When Disney came to build his world, he included the occasional show of fangs—Mr. Toad’s Wild Ride in Fantasyland, for instance, sends cute turn-ofthe-century motorcars careering along a course that ends with Mister Toad dead and in hell—but he chose to make his small town a place of absolute safety, to make permanent the feel of those fleeting moments on the morning porches. Disney’s interest in the American past didn’t end with his street. He had a steam-powered stern-wheeler built from the keel up; he launched a scrupulous reproduction of a 1787 three-masted merchant vessel to share the river with it; and as soon as the technology permitted him to develop what he called AudioAnimatronics, he made a life-size Abraham Lincoln that speaks with eerie, waxen conviction.
There is a good deal more American history to be found in Disney World, the Eastern empire Disney summoned from the sawgrass and swampland of central Florida just before he died. Its Main Street is longer, the buildings even more extravagant, but the same attention to detail is there. However much you crane your neck to see what is behind the sham second-story windows, you’ll discover the appropriate wallpaper or the corner of a dresser—never the blankness of the back of a stage set. At noontime, however, it is deeply disorienting to see all those mansard roofs, designed to shoulder their way through Midwestern winters, shimmering in Florida’s blatant, thundery tropical light.
In Disney World the Audio-Animatronic Lincoln is joined by his colleagues in the “Hall of Presidents.” After an introduction about the Constitution, the curtain rises to show its defenders; every President from Washington to Reagan is marshaled on the stage. Each greets the audience with a nod as his name is called, and then Lincoln rises to give the same address he delivers at Disneyland—an inoffensive amalgam of several of his speeches. While he talks, the other Presidents fidget a bit, and there is a loony pleasure in seeing Andrew Jackson bend with dignified boredom to whisper a remark to John Tyler.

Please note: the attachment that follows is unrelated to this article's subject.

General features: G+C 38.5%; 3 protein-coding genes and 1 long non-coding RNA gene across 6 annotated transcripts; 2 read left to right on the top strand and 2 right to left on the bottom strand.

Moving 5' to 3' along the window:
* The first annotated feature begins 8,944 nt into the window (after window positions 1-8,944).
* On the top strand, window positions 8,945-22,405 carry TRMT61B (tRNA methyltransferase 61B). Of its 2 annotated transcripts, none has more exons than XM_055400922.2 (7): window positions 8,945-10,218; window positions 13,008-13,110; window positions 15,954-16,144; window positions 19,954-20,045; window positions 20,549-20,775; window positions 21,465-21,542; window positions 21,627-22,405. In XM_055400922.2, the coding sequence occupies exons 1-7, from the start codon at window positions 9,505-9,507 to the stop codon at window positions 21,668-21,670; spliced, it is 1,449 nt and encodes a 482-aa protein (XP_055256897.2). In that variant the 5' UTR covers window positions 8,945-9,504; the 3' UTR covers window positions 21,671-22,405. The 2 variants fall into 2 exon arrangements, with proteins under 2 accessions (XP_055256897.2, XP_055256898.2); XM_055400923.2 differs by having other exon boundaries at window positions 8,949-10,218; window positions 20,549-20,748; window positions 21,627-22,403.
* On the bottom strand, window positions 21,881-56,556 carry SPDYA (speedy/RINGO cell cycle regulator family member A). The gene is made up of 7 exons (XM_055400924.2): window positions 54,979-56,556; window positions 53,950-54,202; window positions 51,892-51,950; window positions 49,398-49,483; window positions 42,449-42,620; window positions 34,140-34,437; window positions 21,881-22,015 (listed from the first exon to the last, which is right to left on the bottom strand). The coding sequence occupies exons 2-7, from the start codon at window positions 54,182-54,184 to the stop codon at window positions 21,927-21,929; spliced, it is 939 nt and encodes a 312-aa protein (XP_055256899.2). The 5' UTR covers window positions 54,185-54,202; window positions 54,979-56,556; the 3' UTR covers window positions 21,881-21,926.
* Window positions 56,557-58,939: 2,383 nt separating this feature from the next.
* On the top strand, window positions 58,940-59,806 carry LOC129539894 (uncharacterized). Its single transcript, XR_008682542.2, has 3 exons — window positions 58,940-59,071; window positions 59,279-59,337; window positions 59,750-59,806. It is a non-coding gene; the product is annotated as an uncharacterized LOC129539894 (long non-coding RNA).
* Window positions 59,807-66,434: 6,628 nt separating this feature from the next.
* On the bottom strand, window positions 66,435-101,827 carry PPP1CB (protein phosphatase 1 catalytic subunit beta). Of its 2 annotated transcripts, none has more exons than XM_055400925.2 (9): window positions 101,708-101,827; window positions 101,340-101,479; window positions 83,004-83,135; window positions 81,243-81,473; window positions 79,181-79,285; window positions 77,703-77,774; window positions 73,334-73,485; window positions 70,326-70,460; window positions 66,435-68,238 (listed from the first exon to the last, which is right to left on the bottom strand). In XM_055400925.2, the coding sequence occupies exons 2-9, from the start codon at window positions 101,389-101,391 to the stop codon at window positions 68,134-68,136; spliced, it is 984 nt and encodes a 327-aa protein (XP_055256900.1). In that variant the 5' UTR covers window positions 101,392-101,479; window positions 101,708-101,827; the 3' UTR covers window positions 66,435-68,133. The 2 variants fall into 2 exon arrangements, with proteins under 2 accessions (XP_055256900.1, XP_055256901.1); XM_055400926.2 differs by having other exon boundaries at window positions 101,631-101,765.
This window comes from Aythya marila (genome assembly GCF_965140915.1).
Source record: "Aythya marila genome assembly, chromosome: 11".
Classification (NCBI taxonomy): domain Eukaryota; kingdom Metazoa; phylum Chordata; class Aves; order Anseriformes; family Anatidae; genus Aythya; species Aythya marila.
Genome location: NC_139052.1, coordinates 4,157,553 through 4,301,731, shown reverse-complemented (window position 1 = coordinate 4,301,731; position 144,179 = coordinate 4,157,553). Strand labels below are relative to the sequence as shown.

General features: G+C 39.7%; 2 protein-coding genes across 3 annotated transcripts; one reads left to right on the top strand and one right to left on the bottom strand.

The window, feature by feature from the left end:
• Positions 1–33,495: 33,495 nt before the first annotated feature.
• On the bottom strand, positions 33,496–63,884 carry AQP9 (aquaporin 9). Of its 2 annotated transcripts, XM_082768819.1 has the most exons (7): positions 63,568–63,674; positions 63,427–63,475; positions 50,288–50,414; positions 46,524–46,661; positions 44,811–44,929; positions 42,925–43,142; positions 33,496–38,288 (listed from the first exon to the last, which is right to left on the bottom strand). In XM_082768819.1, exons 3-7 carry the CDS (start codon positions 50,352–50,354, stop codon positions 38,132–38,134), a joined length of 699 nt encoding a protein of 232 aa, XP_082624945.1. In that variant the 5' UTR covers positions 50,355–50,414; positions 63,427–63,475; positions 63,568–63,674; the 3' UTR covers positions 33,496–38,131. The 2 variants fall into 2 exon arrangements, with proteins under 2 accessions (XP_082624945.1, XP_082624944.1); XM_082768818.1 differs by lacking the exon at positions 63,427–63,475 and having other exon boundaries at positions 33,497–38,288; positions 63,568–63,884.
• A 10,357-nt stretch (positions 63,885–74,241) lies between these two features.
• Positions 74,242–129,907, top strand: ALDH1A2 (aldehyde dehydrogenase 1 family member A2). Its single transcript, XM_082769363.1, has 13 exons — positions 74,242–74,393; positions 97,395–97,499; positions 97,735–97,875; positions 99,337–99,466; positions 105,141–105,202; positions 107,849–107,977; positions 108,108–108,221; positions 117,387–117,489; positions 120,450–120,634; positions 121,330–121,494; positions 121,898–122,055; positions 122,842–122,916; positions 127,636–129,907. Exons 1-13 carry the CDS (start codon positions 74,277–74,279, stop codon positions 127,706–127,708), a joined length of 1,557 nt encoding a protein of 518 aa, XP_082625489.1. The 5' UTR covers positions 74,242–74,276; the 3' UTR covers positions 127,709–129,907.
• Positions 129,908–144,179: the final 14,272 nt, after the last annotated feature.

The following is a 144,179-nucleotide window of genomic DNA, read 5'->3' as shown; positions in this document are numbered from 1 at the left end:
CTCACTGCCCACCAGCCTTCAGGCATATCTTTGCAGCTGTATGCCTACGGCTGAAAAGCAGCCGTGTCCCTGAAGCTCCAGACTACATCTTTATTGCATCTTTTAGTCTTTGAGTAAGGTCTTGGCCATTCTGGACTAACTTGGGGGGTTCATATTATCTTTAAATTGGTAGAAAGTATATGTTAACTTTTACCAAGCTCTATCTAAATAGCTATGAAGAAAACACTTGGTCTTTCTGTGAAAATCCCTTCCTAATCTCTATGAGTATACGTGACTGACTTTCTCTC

Disney World, of course, also includes Epcot. The unlovely acronym is drawn from Experimental Prototype Community of Tomorrow, but here, too, there is much of the past. Epcot is, in essence, an industrial fair, with big companies like Kodak and Exxon offering rides past elaborate tableaux. AT&T’s ride glides through Spaceship Earth, the immense aluminum globe that presides over the park, and is a history of communications. It’s not astonishing—we are told that the Romans built roads, that movable type changed things, and that today we have computers—but it is all good to look at, and there is a superb bottle green brass-cylindered steam engine powering a rotary press that, if it is not the real thing, is certainly the most effective illusion in the park.
Most of these shows are slanted toward the future rather than the past, but even that part of them has the smell of history to it. Perhaps it is because we have not yet escaped the long shadow of the 1939 World’s Fair, but the fact is that whenever anyone makes a model of the City of the Future, it looks as dated as an Art Deco toaster. This curious instant aging is evident even in the monorail system that serves both Disneyland and Disney World. When you hear the recorded guide confidently referring to the track as the “beamway,” you almost feel that monorail technology has indeed come to dominate transportation, just as people have been predicting for a century now. But of course, it hasn’t, and somehow the sleek, efficient things suggest the cover painting of a 1938 issue of Amazing Stories.
Epcot’s most rigorous exercise in history is the American Adventure, a show mounted by Coca-Cola and American Express. The Audio-Animatronic figures here—of a truly startling verisimilitude—include a couple of woebegone soldiers wintering at Valley Forge, Franklin and Jefferson discussing the Declaration, and two women welding a battle-damaged submarine during the Second World War. The show’s vision of the past is more sophisticated than Disney’s—Frederick Douglass, for instance, points out that the Founders didn’t think he was created all that equal—but somehow it was still Main Street that left the strongest impression on me.
I believe that street is a triumph of historical imagination. It is, of course, not true to the physical reality of the past that Disney knew: Kansas Avenue in Marceline was rutted, raw, naked of trees. But however crude and unformed those streets look to us today, they revealed something else to the people who lived along them. The architectural styles on which Disney artfully elaborated were exuberant enough in their original form to suggest the era’s very real confidence in human and material progress. The fact that it is only part of the story does not make it a lie. Sinclair Lewis found his Main Street foul with hypocrisy, cant, and blighted aspirations. He wasn’t wrong. But neither was Walt Disney.